Elections as a wake up call: Politicians must put people first


The record low election turnout in Vermont's 2014 general election should be a huge wake up call to Governor Peter Shumlin and other Vermont political leaders. The fact that the majority of people stayed home is a referendum against the status quo. It shows that people have lost faith in the political process and its relevance to their lives. Over 60,000 Democratic voters who voted in 2010 did not participate in 2014. In 2010, anyone affected by the healthcare crisis had an extremely compelling reason to come out to vote. Politicians had laid out a vision for universal healthcare and promised to follow through with it. Yet by 2014, very little had been done to make universal healthcare a reality, and the lives of working families had not improved. Earlier this year, the best minimum wage increase bill politicians could come up with was offered by a Republican, not by the legislative leadership in the Statehouse or the governor.

In a state where Bernie Sanders has been getting elected with overwhelming majorities for years, it seems obvious that working people want to see leaders who challenge the status quo and actively fight for people's rights, dignity and equality. It is clear that unless thousands of us speak up and demand action, we will get another two years of lip service, excuses, and more of the status quo. It is necessary for the people to come together and expand what is politically possible, rather than wait for politicians. If Green Mountain Care is going to be the kind of universal healthcare system our communities want and need, then we the people have to take action to make it happen.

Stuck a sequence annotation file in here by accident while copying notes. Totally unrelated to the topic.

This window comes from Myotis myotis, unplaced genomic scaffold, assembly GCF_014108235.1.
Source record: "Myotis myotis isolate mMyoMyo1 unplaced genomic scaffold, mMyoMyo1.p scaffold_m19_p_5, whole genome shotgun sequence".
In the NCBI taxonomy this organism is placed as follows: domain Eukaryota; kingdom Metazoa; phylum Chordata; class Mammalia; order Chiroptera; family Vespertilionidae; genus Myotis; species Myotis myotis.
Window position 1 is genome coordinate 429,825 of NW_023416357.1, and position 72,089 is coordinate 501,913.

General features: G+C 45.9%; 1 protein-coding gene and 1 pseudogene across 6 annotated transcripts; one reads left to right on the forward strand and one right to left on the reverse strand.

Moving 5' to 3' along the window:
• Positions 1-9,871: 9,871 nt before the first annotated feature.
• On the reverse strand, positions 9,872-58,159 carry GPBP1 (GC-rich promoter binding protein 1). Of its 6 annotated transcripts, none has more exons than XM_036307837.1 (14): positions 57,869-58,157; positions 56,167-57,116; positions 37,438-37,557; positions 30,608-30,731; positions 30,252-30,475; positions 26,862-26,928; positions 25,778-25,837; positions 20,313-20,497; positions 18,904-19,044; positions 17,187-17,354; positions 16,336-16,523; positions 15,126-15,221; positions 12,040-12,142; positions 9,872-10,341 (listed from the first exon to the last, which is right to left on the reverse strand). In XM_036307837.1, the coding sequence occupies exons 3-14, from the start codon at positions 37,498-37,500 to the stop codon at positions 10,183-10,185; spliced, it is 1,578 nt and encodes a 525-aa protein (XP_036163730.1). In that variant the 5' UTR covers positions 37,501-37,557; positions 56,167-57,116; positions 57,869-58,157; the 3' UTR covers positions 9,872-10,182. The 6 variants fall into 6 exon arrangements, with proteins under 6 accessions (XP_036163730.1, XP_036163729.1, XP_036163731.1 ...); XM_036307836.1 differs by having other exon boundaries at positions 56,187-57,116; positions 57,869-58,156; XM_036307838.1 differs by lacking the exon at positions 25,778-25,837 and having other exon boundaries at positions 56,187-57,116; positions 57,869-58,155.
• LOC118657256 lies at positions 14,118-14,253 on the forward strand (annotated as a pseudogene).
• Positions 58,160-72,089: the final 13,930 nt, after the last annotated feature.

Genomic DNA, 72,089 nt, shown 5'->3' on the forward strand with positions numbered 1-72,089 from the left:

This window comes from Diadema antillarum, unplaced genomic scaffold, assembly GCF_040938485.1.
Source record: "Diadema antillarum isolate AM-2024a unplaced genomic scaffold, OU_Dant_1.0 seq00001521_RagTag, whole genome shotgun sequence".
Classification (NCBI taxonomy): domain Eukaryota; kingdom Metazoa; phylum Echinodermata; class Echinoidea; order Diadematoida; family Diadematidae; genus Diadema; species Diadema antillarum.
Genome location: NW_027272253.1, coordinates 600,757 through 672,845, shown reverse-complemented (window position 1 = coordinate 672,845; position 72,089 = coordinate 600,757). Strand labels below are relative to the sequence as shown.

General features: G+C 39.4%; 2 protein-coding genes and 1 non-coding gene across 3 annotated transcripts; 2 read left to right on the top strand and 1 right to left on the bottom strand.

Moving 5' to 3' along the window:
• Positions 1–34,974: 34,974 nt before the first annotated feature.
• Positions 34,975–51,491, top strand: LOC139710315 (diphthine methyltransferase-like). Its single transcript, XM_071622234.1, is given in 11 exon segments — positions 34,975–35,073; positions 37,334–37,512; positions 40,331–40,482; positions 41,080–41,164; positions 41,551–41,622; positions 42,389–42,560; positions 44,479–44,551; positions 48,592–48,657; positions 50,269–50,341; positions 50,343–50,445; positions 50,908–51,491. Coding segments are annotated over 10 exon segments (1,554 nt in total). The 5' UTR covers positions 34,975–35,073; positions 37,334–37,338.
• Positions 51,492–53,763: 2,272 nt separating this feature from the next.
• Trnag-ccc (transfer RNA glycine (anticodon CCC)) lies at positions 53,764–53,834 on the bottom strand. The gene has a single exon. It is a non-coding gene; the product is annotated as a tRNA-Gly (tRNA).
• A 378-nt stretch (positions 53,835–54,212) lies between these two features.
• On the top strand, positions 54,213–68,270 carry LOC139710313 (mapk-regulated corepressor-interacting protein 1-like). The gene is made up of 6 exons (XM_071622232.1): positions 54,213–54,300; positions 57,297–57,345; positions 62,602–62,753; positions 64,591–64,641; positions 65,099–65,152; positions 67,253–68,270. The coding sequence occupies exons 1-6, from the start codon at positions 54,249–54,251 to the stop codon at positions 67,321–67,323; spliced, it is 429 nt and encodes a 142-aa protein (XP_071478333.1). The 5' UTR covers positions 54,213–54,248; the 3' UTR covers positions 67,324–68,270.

This is not going to be easy. The scary price tag touted by opponents, the debacle of the Vermont Health Connect website, and the stigma attached to new taxes has led to a sense of wariness and disillusionment. It has not been easy for people to expect that much can be done about high premiums, rising deductibles, and continued lack of access to needed care. In fact, hundreds of us working on the Healthcare Is a Human Right campaign have been going door-to-door since this summer, hearing stories of exorbitant premiums and deductibles, of forgone doctor visits to put food on the table, of untreated abscessed teeth, and medication skipped due to unaffordable co-pays.

Business as usual is no longer an option.

Vermont is at a crossroads, and politicians have a clear choice. They can muddle through with half-hearted reform measures that don't do anything to improve people's lives. Or they can lead the way toward a healthcare system that puts our healthcare dollars toward providing care for all people as a public good, rather than private profits for a few. This is what Act 48, the healthcare law passed by the legislature and signed by the governor, requires.

Now is the time for Governor Shumlin and leaders of the Vermont Legislature to show courage and lead the way. Only by adopting policies that put people first and address the everyday struggles our families face can politicians regain our trust. They must stand up for a healthcare system that truly works for the people, that is designed and planned with the people, and that makes it easier for low and middle income families to meet their needs. They must support livable wages, fund public services in our communities, and protect our right to a healthy environment. This election serves as their wake up call.

James Haslam is the Executive Director of the Vermont Workers' Center, which coordinates the Healthcare Is A Human Right Campaign and is a grassroots organization advancing workers' rights and human rights in communities across the state. More information at workerscenter.org.



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